– a Kiwi participant reflects on the Australasian ‘Anglican Future Conference’, Melbourne, 25-27 March.
Forty New Zealanders made the three hour flight across the Tasman (familiarly, ‘the Ditch’) to join 420 Australian fellow evangelical Anglicans and a handful of Africans for a three day conference on what the Anglican Church faces in the immediate future, particularly in this corner of the globe. Once the gathering had come together it became visually apparent that of those attending 85% were males, 95% Pakeha (white European) and 75% in the 30-60 age range. Every Australian State was represented and had some voice in the programme. It was by no means dominated by the Diocese of Sydney, or by the local weight of Melbourne.
We Kiwis took with us critical concerns that in this current year were threatening to break up our otherwise strongly cohesive Church. However it soon became apparent that our Aussie cousins had come to this Conference with different but equally pressing domestic concerns. And looming in the background, yet only occasionally raising its profile over these three days, was the issue of the nature and health of the Anglican Communion world-wide.
Anchoring this disparate assembly in plenary sessions each day were two outstanding guest contributors. Kanishka Raffel, a Rector from Western Australia, provided an exceptionally clear and helpful chapter by chapter exposition of 2 Peter 1-3. (How relevant to the issues facing the Church overall at this moment did we re-discover this Epistle to be!)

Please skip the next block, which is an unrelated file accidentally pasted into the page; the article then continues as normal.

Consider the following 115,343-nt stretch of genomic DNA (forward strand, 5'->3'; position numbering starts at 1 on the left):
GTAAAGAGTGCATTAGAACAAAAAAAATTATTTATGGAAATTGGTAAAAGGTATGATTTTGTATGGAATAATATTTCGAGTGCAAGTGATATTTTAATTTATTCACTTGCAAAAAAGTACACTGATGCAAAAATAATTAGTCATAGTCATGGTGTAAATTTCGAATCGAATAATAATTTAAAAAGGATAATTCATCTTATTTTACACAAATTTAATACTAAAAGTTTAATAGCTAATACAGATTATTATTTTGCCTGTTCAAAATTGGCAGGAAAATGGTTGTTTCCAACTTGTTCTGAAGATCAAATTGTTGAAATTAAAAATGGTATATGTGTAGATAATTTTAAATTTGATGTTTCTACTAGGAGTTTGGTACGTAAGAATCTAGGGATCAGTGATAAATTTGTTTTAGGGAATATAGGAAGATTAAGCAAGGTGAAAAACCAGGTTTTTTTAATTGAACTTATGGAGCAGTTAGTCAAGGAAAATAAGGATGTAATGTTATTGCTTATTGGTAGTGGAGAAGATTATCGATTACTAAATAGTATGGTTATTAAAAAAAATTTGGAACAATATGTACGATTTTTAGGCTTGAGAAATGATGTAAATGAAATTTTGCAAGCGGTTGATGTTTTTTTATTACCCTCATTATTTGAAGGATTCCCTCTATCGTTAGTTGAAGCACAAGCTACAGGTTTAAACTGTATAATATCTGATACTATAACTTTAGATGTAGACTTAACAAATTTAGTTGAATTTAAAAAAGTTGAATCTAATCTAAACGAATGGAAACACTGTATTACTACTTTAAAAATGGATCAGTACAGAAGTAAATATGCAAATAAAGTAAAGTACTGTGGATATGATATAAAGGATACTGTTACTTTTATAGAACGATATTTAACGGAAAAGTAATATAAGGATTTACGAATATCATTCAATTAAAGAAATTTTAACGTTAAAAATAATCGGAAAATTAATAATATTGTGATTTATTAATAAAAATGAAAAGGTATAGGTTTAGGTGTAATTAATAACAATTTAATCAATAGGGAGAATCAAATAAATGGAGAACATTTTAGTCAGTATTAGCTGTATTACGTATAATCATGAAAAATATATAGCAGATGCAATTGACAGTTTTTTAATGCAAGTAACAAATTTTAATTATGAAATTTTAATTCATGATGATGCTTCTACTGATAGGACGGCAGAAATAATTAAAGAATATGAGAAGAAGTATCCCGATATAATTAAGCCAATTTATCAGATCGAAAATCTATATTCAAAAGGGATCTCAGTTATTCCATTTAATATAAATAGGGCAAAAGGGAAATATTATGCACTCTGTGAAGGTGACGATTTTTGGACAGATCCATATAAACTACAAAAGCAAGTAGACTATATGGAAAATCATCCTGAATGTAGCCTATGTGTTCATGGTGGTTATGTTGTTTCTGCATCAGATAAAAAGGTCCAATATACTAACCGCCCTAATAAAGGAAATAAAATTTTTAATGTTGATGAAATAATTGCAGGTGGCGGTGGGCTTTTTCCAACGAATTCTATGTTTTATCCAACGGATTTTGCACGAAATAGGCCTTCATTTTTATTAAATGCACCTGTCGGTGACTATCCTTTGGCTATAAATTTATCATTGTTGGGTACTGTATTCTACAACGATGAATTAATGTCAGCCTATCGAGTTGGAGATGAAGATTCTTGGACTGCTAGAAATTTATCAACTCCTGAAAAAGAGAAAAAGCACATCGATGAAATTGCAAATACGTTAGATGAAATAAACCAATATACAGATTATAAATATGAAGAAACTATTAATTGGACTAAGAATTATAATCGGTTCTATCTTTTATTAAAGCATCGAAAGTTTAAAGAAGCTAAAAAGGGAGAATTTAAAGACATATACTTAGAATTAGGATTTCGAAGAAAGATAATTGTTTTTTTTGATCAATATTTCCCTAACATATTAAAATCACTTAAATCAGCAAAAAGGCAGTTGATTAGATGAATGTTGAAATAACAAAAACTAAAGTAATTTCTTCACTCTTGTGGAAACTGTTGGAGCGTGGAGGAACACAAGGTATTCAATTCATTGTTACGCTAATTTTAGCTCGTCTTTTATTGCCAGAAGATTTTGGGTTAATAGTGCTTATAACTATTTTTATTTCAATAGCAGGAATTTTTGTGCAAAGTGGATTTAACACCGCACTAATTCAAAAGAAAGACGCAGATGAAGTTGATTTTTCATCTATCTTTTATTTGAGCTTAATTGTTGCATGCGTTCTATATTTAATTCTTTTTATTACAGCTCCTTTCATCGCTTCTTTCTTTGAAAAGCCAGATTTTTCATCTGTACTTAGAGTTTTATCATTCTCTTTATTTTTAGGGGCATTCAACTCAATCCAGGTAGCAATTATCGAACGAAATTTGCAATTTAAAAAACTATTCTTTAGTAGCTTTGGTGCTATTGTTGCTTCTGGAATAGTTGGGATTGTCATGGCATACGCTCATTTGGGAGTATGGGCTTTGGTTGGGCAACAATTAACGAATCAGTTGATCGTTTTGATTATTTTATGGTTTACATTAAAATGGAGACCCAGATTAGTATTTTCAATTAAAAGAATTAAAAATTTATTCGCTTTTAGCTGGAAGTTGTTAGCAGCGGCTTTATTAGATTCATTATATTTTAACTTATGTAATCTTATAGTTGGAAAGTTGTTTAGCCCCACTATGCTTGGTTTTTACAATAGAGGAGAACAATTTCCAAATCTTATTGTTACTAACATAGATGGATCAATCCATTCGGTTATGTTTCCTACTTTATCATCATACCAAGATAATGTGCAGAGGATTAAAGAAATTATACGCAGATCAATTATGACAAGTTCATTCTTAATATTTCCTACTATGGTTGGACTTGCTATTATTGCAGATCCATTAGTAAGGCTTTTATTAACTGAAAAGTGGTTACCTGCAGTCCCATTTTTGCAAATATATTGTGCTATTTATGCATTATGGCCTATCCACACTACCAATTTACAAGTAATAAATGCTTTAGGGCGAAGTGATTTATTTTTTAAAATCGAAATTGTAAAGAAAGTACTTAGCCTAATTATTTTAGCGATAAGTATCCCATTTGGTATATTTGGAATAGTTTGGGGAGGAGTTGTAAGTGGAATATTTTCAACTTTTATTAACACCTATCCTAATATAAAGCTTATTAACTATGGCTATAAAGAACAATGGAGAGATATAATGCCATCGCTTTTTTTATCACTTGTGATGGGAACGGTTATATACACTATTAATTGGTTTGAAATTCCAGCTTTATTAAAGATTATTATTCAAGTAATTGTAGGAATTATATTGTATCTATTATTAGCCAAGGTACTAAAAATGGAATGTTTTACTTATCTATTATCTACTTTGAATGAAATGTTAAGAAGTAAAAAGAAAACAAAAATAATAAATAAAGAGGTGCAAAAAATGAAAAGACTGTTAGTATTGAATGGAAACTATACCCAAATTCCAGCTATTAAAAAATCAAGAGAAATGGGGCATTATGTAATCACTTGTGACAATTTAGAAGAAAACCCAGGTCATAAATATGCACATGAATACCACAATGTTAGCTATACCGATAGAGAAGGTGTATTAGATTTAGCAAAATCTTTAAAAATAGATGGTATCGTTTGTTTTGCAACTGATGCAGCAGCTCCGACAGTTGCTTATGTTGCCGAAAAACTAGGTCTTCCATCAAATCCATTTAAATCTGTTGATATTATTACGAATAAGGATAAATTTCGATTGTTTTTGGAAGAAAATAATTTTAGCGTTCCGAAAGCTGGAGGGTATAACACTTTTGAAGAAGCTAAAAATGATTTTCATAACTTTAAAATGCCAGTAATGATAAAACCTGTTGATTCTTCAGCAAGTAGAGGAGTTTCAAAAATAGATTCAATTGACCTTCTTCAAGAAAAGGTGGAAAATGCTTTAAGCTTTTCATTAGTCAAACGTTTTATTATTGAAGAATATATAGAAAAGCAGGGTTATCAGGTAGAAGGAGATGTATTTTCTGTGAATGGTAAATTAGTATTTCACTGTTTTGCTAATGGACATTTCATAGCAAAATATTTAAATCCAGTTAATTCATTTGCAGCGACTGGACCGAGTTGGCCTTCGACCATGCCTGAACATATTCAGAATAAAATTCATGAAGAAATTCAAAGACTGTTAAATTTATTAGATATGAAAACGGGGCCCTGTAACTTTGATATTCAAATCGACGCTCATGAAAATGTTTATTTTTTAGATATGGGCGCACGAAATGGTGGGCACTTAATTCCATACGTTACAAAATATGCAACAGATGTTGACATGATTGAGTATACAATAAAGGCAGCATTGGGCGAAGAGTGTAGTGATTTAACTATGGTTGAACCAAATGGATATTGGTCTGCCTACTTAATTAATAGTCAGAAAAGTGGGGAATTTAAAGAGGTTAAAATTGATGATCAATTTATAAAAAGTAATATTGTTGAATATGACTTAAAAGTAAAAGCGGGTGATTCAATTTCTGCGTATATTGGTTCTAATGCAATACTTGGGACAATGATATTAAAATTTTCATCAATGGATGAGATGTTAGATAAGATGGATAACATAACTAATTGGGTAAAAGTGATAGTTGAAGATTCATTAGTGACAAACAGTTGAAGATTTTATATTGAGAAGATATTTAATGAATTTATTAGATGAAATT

Canon Ashley Null (TEC) drew on his international standing as a scholar specializing in Cranmer and the English Reformation to argue the need for us to recover our identity as a reformation Church distinguished by the primacy it gives to Scripture in shaping its life and its worship.
He brought a freshness of insight and approach to an evangelical understanding of the Bible, Church and salvation. He spoke of ‘the evangelical temptation to focus on the authority of Scripture rather than on ‘the presence of Christ in the text of Scripture’, illustrating this from the Homilies Cranmer provided for the Book of Common Prayer, and the intentional design he gave to the BCP services. Cranmer’s purpose was to steep people in the pews unconsciously in a scriptural understanding of salvation through their regular participation in these new services of worship, as his Collect for the Second Sunday in Advent so well describes. (Our New Zealand Prayer Book captures this same intention in the eucharist response: ‘The word of Christ dwell in us richly’.)
Null also argued that in Reformation terms the essence which holds the Church together, giving it both a distinct identity and energy in mission, is the priority it places on ‘its Scriptures rather than its structures’. (Is it our organisation in dioceses, parishes and synods that makes us ‘Anglican’, or is it our articulation of the gospel – especially in our worship – as God’s love by grace reaching out to us unconditionally, no one excepted, to awaken in us in return a love for God?) He made a strong case that the attractiveness of the Anglican Church lies in its Cranmerian understanding of the gospel as first an appeal to the heart before it becomes a conviction of the mind or a determination of the will. A phrase Ashley Null reiterated daily was: ‘What the heart loves, the will chooses and the mind justifies’.